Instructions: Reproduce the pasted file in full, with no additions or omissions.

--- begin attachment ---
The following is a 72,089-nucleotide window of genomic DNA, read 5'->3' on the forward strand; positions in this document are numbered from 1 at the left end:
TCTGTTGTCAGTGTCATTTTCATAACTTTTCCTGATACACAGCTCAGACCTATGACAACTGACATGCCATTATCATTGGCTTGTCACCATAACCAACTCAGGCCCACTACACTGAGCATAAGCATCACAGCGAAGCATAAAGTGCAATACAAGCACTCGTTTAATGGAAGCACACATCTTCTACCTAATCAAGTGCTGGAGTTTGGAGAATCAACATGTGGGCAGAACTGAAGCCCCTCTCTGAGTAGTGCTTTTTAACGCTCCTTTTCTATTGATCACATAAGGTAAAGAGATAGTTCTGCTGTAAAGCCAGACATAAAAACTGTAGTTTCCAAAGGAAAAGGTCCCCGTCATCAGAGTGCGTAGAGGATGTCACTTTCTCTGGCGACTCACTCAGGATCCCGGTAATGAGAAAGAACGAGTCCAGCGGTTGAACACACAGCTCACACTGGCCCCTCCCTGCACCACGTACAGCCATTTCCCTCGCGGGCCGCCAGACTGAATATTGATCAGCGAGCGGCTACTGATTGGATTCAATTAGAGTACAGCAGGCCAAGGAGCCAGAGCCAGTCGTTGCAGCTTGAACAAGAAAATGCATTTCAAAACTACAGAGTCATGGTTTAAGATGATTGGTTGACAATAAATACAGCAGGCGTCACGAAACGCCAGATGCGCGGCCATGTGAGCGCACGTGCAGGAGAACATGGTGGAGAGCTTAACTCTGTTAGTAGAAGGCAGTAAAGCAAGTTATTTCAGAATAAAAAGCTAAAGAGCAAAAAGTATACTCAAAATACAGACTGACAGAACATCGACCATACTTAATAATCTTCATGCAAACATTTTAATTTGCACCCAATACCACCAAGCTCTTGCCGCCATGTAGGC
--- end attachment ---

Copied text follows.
The following is a 72,089-nucleotide window of genomic DNA, read 5'->3' on the forward strand; positions in this document are numbered from 1 at the left end:
TCTGTTGTCAGTGTCATTTTCATAACTTTTCCTGATACACAGCTCAGACCTATGACAACTGACATGCCATTATCATTGGCTTGTCACCATAACCAACTCAGGCCCACTACACTGAGCATAAGCATCACAGCGAAGCATAAAGTGCAATACAAGCACTCGTTTAATGGAAGCACACATCTTCTACCTAATCAAGTGCTGGAGTTTGGAGAATCAACATGTGGGCAGAACTGAAGCCCCTCTCTGAGTAGTGCTTTTTAACGCTCCTTTTCTATTGATCACATAAGGTAAAGAGATAGTTCTGCTGTAAAGCCAGACATAAAAACTGTAGTTTCCAAAGGAAAAGGTCCCCGTCATCAGAGTGCGTAGAGGATGTCACTTTCTCTGGCGACTCACTCAGGATCCCGGTAATGAGAAAGAACGAGTCCAGCGGTTGAACACACAGCTCACACTGGCCCCTCCCTGCACCACGTACAGCCATTTCCCTCGCGGGCCGCCAGACTGAATATTGATCAGCGAGCGGCTACTGATTGGATTCAATTAGAGTACAGCAGGCCAAGGAGCCAGAGCCAGTCGTTGCAGCTTGAACAAGAAAATGCATTTCAAAACTACAGAGTCATGGTTTAAGATGATTGGTTGACAATAAATACAGCAGGCGTCACGAAACGCCAGATGCGCGGCCATGTGAGCGCACGTGCAGGAGAACATGGTGGAGAGCTTAACTCTGTTAGTAGAAGGCAGTAAAGCAAGTTATTTCAGAATAAAAAGCTAAAGAGCAAAAAGTATACTCAAAATACAGACTGACAGAACATCGACCATACTTAATAATCTTCATGCAAACATTTTAATTTGCACCCAATACCACCAAGCTCTTGCCGCCATGTAGGC